Yup, it's "let's criticize a movie on the internet" time! Not everything is completely negative, though, so I've got that going for me, which is nice.
- So, was the main goal of the movie to make me kind of hate Mary Jane Watson? Because if so, mission accomplished. Whiny, needy, vain, jealous, fragile, and willing to throw herself into the arms of the first dude who comes along the second things get slightly difficult. Honestly, she was practically the unbilled fourth villain; it's like this was a campaign film for the pro-Gwen segment of Spider-fandom.
- And Gwen was awesome in this movie, though the modeling thing came out of left field. It's not enough that's she's smart, nice, and looks good in a headband? Weird how she had some sort of independent connection to just about everyone else in the movie, though; Erin suggested playing "Six Degrees of Gwen Stacy." I'm hoping they bring her back whenever they get around to Spidey , though, as she didn't have nearly enough to do here.
- Neither did her father. If you're going to go to the trouble of hiring an actor the caliber of James Cromwell, maybe give him more than a half-dozen lines?
- Okay, almost nobody had enough to do, because they tried to cram in entirely too much stuff and didn't give any plotline the time it deserved to really grow. Except the MJ/Peter strife, which they pounded into the ground. Even at 2 hours and change, you can't cram in 3 villains (or 4), two different love triangles, the MJ/Peter stuff, the Harry/Peter stuff, the city's mercurial relationship with Spidey, the Daily Bugle stuff, the rise and fall of Eddie Brock, the arrival and seduction of the black costume, Sandman's family, the truth of Uncle Ben's murder, the origin of Venom, and the long-awaited return of the Cake Girl* into one movie and hope to do justice to any of it. I thought they tried to shoehorn too many characters and storylines into the first X-Men movie, but Spidey 3 takes the cake.
- How does Spider-Man even have a secret identity at this point in the movies? He's never in the damn mask! We're not paying to see Tobey Maguire fail to emote, we're paying to see Spider-Man. If he's in costume, he's in the mask, plain and simple. He gets enough face time as Peter Parker that he doesn't need it when he's supposed to be Spidey, too.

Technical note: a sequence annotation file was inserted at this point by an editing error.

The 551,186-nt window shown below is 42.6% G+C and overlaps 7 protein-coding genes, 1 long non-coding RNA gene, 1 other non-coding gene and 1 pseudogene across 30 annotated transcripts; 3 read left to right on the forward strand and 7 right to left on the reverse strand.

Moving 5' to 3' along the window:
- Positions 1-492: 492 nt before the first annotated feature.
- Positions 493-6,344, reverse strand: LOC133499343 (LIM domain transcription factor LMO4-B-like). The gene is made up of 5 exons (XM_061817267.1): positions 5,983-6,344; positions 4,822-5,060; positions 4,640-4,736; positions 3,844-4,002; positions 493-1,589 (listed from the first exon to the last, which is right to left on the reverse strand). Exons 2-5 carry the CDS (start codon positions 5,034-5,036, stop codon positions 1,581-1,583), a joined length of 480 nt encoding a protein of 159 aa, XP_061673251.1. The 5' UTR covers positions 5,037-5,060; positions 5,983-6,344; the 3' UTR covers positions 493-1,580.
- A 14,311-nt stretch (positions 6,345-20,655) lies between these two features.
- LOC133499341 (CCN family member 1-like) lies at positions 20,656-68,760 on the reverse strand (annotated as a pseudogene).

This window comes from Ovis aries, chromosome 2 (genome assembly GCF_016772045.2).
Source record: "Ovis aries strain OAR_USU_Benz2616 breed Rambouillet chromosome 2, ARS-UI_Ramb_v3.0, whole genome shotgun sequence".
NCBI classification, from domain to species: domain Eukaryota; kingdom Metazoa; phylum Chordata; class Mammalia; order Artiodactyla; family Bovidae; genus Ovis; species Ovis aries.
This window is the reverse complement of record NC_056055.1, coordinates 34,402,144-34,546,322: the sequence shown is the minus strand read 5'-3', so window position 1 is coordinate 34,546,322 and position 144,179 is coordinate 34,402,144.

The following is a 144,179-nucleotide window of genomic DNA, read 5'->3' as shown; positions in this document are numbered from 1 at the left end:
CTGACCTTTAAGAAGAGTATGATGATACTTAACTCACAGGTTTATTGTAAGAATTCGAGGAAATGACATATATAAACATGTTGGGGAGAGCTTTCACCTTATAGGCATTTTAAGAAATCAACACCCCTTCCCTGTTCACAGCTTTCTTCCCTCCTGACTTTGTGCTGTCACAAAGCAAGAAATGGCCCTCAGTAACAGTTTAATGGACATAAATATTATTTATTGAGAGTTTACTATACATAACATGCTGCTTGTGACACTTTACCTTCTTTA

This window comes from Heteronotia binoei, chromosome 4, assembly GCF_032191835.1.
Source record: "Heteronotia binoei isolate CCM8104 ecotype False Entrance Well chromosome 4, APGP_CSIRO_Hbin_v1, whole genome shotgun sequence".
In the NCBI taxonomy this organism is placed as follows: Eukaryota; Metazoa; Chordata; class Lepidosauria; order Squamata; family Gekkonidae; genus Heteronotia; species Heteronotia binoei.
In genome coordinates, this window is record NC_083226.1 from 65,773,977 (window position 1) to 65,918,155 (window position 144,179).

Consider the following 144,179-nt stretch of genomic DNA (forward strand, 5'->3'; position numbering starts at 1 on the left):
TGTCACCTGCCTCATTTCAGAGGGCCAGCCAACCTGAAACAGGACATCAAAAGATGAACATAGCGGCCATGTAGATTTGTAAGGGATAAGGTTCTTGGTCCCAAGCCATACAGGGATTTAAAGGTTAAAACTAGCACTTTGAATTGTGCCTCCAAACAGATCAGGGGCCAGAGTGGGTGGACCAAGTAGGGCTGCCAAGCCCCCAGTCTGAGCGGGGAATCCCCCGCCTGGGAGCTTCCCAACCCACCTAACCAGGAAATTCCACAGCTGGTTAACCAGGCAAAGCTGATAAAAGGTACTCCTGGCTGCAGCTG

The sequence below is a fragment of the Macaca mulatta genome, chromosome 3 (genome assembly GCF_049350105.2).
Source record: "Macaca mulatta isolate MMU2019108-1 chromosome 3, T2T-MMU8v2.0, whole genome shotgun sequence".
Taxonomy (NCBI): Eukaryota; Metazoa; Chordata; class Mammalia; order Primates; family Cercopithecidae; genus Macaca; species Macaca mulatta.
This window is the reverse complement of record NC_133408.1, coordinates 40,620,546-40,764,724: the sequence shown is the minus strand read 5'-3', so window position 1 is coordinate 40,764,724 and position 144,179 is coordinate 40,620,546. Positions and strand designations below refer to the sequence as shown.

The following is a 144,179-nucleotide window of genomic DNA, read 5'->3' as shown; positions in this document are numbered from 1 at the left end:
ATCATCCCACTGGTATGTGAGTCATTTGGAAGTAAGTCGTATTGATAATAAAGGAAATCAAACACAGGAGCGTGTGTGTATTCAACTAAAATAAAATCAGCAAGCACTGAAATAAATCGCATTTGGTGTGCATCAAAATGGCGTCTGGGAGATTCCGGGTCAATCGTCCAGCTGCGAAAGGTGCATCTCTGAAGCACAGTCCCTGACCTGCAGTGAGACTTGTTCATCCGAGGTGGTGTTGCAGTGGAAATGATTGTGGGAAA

- I was happily surprised that Topher Grace was actually pretty good as Venom. Not that he had enough to do either, though. And did they ever get around to calling him Venom?
- Hey, for once, they didn't kill every villain by the movie's ending. Sandman just kinda gets to float away ("So, I sort of accidentally killed your uncle that time, but we're cool now, right? Because I've got this thing and... yeah, I'm just gonna go."), and while it's implied that Eddie and the symbiote vaporize, we never do see a body.
- Has the movie version of Doctor Connors always just had the one arm? I didn't notice in the previous movies. Nice nod to the comics, there. I hope we do eventually get the Lizard in one of these movies as a result.
- Bruce Campbell is still awesome, and once again, one of the true highlights of the movie. Is it too much to hope they bring him in a bigger role somewhere down the line? He'd be the best Mysterio ever.
- I know it was almost universally panned, but the whole "Spidey Night Fever" sequence was probably my favorite part of the whole movie. It made suffering through all the Emo Pete bits worthwhile.
- Entirely too little of J.K. Simmons as J. Jonah Jameson, but the bit with Betty reminding him about his blood pressure meds was pretty damn funny.
In the end, while I wouldn't call it a good movie by any stretch of the imagination, it did a few things well, so at least it ended up being more fun than not. Not by a lot, admittedly, but still. In terms of superhero movie comparison, I'd say I liked it less than the first Fantastic Four movie, but more than the second. Damning with faint praise, to be sure, but there ya go.
* But I kid Cake Girl; she didn't actually seem quite so ponderously extraneous this time. Way to go, Cake Girl!